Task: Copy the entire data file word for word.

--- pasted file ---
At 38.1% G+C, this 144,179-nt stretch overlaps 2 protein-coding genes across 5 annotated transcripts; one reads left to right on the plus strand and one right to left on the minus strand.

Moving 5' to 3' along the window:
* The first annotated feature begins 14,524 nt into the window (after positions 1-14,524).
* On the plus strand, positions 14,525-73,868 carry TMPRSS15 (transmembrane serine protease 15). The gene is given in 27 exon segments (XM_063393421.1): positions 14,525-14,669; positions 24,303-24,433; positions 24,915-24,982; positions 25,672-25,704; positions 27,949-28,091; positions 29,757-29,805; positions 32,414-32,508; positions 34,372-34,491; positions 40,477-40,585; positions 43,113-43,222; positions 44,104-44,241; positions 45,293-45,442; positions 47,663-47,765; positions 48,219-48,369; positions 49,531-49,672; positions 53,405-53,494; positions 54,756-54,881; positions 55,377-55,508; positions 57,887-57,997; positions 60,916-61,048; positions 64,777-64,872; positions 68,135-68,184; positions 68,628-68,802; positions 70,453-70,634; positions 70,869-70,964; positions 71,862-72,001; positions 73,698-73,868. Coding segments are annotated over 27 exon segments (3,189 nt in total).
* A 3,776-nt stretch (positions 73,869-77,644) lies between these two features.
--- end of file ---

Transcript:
At 38.1% G+C, this 144,179-nt stretch overlaps 2 protein-coding genes across 5 annotated transcripts; one reads left to right on the plus strand and one right to left on the minus strand.

Moving 5' to 3' along the window:
* The first annotated feature begins 14,524 nt into the window (after positions 1-14,524).
* On the plus strand, positions 14,525-73,868 carry TMPRSS15 (transmembrane serine protease 15). The gene is given in 27 exon segments (XM_063393421.1): positions 14,525-14,669; positions 24,303-24,433; positions 24,915-24,982; positions 25,672-25,704; positions 27,949-28,091; positions 29,757-29,805; positions 32,414-32,508; positions 34,372-34,491; positions 40,477-40,585; positions 43,113-43,222; positions 44,104-44,241; positions 45,293-45,442; positions 47,663-47,765; positions 48,219-48,369; positions 49,531-49,672; positions 53,405-53,494; positions 54,756-54,881; positions 55,377-55,508; positions 57,887-57,997; positions 60,916-61,048; positions 64,777-64,872; positions 68,135-68,184; positions 68,628-68,802; positions 70,453-70,634; positions 70,869-70,964; positions 71,862-72,001; positions 73,698-73,868. Coding segments are annotated over 27 exon segments (3,189 nt in total).
* A 3,776-nt stretch (positions 73,869-77,644) lies between these two features.